Indian River School District Voices Concern Over Immigrant Child - WBOC-TV 16, Delmarvas News Leader, FOX 21 -

Indian River School District Voices Concern Over Immigrant Children

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GEORGETOWN, Del. - In a Monday school board meeting, the Indian River School District voiced concern over the 117 immigrant children who are now being housed in Delaware as they wait for their deportation hearings. Indian River has the largest hispanic population in Sussex County, and it's board members said the newcomers could mean problems for the school district. 

School board member Donald Hattier is the one who recommended this discussion be put on the meeting's agenda. He said there are still a lot of unknowns about the placement of these children, which he considers troubling. 

"We don't know," he said. "It's a question mark." 

Hattier said these immigrant children, who are being housed with family members in Delaware, create problems for the school district in both cost and over-enrollment. 

"When you start injecting lots and lots of unknowns in the system how can we plan for it," he said. 

The biggest question raised at the meeting was about how many of the 117 students would be coming to the Indian River School District. As of now the only information released by federal government is that congregate number of children housed in Delaware. 

"The Administration reported to us that, as of Tuesday, 117 of the unaccompanied minors had been placed with families in Delaware," said Gov. Jack Markell in a letter to state lawmakers last week. "The USHHS does not disclose the identity or location of these families to protect the privacy of the families living here and the children."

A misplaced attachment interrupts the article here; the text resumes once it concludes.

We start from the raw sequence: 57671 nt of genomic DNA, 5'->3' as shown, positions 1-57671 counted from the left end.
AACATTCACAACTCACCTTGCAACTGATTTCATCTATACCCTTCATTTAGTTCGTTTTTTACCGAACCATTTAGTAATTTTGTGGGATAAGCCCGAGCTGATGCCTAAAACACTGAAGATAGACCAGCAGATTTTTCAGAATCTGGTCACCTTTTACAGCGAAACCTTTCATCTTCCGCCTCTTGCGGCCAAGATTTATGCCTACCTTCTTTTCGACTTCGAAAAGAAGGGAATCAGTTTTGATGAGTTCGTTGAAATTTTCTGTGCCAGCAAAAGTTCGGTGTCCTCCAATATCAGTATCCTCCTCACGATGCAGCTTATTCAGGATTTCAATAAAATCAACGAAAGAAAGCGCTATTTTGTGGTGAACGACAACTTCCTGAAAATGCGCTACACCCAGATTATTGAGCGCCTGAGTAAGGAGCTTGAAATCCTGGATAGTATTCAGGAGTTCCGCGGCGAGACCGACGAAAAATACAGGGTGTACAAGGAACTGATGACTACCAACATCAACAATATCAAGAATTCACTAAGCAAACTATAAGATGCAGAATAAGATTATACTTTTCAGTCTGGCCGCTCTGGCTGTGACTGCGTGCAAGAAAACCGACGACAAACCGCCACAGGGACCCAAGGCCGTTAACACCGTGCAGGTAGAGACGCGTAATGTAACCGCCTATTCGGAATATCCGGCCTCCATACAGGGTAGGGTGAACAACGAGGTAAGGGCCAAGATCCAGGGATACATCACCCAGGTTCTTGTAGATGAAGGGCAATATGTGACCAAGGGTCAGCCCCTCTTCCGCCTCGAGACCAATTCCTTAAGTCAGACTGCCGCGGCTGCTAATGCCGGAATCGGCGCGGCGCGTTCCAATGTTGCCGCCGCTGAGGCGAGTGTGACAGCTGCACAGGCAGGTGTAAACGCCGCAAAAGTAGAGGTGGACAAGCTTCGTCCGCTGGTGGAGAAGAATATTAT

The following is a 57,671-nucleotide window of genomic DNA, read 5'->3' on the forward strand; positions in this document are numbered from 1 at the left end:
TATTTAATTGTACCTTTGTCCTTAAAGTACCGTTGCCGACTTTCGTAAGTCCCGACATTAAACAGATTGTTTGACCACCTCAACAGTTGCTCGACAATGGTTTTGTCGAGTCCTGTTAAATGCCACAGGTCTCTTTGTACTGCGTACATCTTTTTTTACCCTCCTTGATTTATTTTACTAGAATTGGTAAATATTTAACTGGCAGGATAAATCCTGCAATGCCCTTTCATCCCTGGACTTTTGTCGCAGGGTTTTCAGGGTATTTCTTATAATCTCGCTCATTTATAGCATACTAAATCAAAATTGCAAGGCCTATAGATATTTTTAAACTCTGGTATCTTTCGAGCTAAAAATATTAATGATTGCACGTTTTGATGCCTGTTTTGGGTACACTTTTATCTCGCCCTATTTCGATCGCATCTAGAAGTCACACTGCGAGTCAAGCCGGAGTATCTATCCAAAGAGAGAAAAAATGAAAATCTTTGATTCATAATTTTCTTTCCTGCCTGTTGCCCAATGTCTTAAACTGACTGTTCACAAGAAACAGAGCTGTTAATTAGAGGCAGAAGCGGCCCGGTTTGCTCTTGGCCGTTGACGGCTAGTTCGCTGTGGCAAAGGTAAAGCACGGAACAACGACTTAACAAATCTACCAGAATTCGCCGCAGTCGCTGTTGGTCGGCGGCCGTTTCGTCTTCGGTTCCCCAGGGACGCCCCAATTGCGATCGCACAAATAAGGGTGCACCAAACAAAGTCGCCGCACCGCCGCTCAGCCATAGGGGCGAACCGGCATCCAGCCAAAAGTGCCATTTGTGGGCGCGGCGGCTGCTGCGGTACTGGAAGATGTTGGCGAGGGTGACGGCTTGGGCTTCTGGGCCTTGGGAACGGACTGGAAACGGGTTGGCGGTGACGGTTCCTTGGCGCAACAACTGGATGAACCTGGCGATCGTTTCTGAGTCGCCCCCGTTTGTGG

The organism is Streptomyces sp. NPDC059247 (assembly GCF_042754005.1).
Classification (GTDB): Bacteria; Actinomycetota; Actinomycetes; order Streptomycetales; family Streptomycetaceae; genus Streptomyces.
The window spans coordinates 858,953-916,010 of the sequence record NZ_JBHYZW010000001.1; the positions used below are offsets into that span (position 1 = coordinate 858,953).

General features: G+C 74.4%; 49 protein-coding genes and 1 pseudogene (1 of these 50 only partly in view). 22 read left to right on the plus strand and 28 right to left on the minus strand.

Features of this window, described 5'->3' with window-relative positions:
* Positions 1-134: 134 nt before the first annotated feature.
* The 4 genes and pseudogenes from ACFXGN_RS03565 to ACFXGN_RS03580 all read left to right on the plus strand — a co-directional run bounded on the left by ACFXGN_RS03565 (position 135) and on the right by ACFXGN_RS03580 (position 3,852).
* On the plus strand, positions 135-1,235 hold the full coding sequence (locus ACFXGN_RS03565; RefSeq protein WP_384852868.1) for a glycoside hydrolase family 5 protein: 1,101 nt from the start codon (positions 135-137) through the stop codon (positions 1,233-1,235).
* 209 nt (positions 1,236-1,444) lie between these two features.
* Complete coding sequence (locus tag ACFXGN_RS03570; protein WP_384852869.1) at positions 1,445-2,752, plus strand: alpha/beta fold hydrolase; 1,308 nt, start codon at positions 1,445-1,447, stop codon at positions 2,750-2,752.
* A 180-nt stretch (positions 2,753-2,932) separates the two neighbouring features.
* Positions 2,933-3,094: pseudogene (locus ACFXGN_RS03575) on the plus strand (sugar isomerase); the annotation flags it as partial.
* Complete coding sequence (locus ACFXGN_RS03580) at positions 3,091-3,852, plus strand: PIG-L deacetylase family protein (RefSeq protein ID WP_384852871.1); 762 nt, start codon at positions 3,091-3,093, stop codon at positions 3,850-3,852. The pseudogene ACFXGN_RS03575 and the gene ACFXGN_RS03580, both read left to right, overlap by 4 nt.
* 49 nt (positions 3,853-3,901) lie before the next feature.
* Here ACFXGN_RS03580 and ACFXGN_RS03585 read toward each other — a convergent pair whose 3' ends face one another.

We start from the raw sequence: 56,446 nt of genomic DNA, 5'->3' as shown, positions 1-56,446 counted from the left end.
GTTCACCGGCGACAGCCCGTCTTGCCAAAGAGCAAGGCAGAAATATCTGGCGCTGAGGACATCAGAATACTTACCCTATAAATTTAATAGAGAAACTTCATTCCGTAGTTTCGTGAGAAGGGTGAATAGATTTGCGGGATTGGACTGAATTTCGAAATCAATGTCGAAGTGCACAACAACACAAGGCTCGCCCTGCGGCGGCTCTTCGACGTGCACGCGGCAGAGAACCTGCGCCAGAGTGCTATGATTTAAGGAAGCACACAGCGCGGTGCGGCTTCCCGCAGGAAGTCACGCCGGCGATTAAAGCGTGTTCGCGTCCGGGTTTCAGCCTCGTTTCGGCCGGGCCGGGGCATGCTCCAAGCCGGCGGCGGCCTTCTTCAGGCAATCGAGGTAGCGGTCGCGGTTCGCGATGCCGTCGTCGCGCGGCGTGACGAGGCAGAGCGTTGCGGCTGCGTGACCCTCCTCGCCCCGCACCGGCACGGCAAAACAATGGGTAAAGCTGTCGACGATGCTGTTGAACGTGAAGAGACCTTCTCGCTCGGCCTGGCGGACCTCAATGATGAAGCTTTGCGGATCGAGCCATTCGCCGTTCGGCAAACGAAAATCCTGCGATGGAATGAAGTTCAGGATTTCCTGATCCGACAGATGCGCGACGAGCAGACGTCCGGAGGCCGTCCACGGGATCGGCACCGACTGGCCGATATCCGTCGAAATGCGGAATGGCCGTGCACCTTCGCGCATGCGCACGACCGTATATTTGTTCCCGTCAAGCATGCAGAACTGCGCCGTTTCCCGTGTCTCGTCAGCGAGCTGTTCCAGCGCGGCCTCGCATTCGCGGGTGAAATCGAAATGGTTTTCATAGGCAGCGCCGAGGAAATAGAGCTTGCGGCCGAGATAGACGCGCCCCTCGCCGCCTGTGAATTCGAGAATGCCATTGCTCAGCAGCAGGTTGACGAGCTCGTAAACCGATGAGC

Hattier said finding out the number of students in the Indian River School District will be essential to the planning process. He said the school district will face higher costs if the students enlist in high numbers. Without any data on how many students will actually come to Indian River, he estimated the district could see an increase of up to $1 Million. 

"We're being forced to withdraw our resources from all the kids who are already here," he said. "Who earned this right to put it somewhere else to keep the federal government happy. It's not fair." 

Markell said as of now these costs will not be paid for by the federal government, meaning much of the costs of providing services will go to the state and the school districts. 

"The way the system works right now is once these children leave the federal custody," he said. "Once they leave these federal facilities and end up with family members in the states, the federal government no longer has any financial responsibility to help them. And we think that's something that should be changed."

Nationwide approximately 57,000 children and teenagers have been apprehended crossing the border from Central American countries in just about 9 months. Most of these children come from El Salvador, Guatemala and Honduras. 

In Georgetown, outside El Mercado, WBOC caught up with mother Brenda Castillo, who immigrated from Guatemala 11 years ago. She said that many of these immigrants are here to find a better life.

"It's all about the kids," she said in Spanish. "To have a better life. For the hope of a new life." 

Castillo said she would rather see these kids not be deported all together, but said that if they are to be sent back, they should at least be taken care of while they're here. 

"It's important that while they are here that they are treated well," she said. "Because they're just innocent kids. They don't have any guilt at all. They should be helped and get better treatment." 

Superintendent of the Indian River School District Susan Bunting said over-enrollment has already been a problem for the school district. She said they hope to add two more classrooms to the GW Carver Center that would be used for English as a Second Language students. 

Meanwhile in Maryland, Gov. Martin O'Malley held a second meeting with faith leaders in Baltimore on Monday to discuss how the state should handle the ongoing crisis. According to the federal government, more than 2,200 children are living with families in Maryland.

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